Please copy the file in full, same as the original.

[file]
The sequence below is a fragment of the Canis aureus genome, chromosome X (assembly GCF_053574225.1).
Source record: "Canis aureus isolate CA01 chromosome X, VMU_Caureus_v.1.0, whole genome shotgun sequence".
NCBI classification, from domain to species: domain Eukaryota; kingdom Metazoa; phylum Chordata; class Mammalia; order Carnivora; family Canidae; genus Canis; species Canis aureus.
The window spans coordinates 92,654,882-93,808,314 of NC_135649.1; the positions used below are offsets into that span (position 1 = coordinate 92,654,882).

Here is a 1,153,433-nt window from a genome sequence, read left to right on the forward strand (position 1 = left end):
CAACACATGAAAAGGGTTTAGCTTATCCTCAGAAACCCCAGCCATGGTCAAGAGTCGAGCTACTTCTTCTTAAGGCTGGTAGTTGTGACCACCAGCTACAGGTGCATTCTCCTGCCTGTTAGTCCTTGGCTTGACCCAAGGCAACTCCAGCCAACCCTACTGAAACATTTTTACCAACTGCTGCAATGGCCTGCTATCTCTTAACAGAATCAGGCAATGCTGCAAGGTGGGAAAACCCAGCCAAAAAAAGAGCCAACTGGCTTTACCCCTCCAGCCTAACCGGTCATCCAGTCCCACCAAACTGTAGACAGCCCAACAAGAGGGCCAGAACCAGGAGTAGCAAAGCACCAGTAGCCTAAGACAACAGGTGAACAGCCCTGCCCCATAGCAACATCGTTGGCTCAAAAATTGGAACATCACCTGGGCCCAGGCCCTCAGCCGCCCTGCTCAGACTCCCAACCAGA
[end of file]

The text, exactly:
The sequence below is a fragment of the Canis aureus genome, chromosome X (assembly GCF_053574225.1).
Source record: "Canis aureus isolate CA01 chromosome X, VMU_Caureus_v.1.0, whole genome shotgun sequence".
NCBI classification, from domain to species: domain Eukaryota; kingdom Metazoa; phylum Chordata; class Mammalia; order Carnivora; family Canidae; genus Canis; species Canis aureus.
The window spans coordinates 92,654,882-93,808,314 of NC_135649.1; the positions used below are offsets into that span (position 1 = coordinate 92,654,882).

Here is a 1,153,433-nt window from a genome sequence, read left to right on the forward strand (position 1 = left end):
CAACACATGAAAAGGGTTTAGCTTATCCTCAGAAACCCCAGCCATGGTCAAGAGTCGAGCTACTTCTTCTTAAGGCTGGTAGTTGTGACCACCAGCTACAGGTGCATTCTCCTGCCTGTTAGTCCTTGGCTTGACCCAAGGCAACTCCAGCCAACCCTACTGAAACATTTTTACCAACTGCTGCAATGGCCTGCTATCTCTTAACAGAATCAGGCAATGCTGCAAGGTGGGAAAACCCAGCCAAAAAAAGAGCCAACTGGCTTTACCCCTCCAGCCTAACCGGTCATCCAGTCCCACCAAACTGTAGACAGCCCAACAAGAGGGCCAGAACCAGGAGTAGCAAAGCACCAGTAGCCTAAGACAACAGGTGAACAGCCCTGCCCCATAGCAACATCGTTGGCTCAAAAATTGGAACATCACCTGGGCCCAGGCCCTCAGCCGCCCTGCTCAGACTCCCAACCAGA